|West Australian, 11th November, 2015|
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Wednesday, 11 November 2015
Multi-Storey Car Mausoleums Are Our 'Horse Graveyards'
Good piece in today's West Australian by Kate Emery, who does us all a great service by drawing attention to the myopia of planning ('They shoot horses, don't they', West Australian, 11th November 2015), using the example of the 'horse graveyards' planned as an 'inevitable' result of dependence on horse-drawn transport in the 19th century.
Our horse graveyards are already with us, in the form of multi-storey car parks. These single-purpose mausoleums are home to inanimate car bodies for most of the day and empty by night.
There is nothing new in planners wanting to reduce our dependence on the private car by creating more accessible places. Twenty years ago, the Perth Metropolitan Transport Strategy stated on its front cover:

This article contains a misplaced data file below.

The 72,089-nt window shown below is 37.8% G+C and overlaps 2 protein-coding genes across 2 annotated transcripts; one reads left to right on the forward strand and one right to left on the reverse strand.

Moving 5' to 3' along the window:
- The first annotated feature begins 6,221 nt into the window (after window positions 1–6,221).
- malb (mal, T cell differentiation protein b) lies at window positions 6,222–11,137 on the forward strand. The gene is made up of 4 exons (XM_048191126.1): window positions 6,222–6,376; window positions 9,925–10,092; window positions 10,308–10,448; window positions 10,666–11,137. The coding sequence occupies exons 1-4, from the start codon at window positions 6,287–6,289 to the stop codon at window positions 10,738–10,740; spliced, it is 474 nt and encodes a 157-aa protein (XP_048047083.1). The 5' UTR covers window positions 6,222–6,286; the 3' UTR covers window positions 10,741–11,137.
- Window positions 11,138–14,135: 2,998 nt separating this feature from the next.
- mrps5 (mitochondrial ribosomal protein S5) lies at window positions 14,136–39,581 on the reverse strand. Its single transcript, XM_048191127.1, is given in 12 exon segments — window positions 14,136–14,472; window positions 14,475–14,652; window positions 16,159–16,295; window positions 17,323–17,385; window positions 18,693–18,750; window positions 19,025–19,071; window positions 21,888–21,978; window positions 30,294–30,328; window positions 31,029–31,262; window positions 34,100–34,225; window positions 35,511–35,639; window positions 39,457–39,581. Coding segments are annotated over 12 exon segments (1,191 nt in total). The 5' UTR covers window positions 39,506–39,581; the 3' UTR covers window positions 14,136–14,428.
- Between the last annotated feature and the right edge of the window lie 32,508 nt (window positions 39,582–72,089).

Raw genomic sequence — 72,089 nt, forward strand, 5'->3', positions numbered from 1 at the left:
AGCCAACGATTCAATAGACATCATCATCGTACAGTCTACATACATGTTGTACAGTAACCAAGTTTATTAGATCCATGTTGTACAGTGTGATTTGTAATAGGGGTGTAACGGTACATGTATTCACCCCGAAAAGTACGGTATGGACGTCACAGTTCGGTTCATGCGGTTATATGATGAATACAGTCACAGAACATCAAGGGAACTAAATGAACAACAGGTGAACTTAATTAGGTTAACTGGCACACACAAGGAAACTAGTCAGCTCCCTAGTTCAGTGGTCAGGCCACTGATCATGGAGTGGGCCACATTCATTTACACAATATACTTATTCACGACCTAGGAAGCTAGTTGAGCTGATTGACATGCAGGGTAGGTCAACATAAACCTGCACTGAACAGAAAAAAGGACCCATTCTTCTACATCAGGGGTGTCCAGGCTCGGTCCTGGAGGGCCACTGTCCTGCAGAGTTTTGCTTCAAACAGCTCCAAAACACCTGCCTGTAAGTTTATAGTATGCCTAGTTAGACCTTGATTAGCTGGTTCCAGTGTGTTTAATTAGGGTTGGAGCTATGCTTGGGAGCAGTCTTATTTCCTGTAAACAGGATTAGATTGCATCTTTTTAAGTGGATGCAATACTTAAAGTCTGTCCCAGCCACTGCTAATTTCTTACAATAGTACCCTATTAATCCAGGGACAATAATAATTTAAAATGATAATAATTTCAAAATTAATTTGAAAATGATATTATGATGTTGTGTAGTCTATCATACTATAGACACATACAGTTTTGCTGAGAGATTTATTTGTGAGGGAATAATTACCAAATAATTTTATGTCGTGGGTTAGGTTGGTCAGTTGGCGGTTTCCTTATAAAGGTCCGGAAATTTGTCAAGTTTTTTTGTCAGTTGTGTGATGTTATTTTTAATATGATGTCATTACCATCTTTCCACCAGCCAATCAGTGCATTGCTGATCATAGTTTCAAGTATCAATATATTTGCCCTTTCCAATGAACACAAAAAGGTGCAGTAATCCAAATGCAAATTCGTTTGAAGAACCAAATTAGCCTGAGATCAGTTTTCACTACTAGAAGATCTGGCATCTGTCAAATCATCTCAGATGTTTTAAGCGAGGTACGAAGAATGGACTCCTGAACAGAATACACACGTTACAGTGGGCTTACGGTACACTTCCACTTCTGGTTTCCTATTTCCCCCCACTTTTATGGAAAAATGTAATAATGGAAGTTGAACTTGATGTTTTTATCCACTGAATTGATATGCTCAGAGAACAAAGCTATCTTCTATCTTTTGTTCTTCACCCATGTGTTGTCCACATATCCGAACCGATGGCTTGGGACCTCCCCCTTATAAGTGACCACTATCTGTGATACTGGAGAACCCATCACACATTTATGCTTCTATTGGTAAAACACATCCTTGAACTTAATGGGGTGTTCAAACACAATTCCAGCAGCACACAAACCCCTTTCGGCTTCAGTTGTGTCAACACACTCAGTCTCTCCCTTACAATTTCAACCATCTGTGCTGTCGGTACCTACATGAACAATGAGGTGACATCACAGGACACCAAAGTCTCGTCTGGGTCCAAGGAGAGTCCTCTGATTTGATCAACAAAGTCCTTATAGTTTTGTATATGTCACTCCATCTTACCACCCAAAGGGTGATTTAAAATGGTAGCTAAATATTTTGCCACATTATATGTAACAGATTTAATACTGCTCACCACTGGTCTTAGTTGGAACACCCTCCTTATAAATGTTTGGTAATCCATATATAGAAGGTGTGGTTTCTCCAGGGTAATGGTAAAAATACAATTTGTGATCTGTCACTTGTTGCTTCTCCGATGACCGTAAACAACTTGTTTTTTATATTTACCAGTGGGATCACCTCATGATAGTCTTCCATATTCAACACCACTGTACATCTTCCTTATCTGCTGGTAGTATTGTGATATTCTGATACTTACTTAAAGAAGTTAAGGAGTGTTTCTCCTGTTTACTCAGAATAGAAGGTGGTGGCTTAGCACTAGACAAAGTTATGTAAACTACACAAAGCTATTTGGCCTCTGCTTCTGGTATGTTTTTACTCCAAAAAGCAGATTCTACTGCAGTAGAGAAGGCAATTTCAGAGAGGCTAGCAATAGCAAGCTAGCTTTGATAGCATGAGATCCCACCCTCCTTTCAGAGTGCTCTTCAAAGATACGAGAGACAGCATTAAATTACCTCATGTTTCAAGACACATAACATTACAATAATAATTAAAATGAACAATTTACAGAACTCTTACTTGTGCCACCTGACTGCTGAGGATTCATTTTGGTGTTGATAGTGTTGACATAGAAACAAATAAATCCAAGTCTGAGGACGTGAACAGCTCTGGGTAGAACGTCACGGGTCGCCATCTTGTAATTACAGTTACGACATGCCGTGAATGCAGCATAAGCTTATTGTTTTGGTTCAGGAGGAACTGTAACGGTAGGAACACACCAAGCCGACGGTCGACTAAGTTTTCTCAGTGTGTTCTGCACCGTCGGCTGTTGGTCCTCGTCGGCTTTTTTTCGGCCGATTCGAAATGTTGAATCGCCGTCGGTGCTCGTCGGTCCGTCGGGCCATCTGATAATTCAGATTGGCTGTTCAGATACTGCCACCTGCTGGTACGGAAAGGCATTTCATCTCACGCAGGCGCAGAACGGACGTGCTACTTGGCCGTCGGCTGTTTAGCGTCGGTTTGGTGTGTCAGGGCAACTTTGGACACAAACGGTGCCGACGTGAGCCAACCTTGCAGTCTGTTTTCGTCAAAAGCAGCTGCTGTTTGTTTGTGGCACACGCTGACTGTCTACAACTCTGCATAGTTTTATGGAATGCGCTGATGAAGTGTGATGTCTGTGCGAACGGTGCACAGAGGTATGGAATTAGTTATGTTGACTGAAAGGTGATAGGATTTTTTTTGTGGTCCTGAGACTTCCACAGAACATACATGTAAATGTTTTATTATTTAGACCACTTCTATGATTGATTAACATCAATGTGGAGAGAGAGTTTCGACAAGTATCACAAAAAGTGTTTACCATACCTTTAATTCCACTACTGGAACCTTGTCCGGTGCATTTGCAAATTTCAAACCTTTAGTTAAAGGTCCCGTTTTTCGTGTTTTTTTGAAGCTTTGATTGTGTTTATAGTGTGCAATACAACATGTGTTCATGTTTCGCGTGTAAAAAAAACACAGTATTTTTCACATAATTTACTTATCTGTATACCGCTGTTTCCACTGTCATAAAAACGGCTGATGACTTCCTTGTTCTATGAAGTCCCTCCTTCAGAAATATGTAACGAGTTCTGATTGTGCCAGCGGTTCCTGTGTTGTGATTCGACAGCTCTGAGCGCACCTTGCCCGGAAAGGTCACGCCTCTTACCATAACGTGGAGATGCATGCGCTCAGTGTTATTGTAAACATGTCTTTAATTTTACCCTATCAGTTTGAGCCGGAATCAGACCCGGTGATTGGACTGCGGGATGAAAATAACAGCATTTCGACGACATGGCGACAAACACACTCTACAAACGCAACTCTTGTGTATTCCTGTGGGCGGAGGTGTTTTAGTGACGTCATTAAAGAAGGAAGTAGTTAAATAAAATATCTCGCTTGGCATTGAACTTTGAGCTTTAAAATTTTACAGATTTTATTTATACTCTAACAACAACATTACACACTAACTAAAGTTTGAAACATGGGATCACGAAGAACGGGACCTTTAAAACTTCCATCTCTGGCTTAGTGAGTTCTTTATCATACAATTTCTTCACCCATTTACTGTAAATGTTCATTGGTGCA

"Perth will be a place of vitality and well-being. There will be a sharing of spaces for living, work and leisure activities, which can be reached easily and safely by all members of the community".
If we were actually to achieve this, many of these car mausoleums would be redundant. Indeed, we can already see the beginnings of this in reduced charges (because of lower demand) for car parking in the central city.
Now we need to take the next step and start to reduce the amount of car parking, including requirements in local government town planning schemes - which also increases the density and activity we can get in an area. To do so requires governments to get serious about creating more accessible places, not simply set arbitrary infill development targets, and to make alternatives to the car (public transport, walking and cycling) feasible options for as many of us, in as many places and for as much of the day as possible.
Written and Posted by Ian Ker, Convenor, STCWA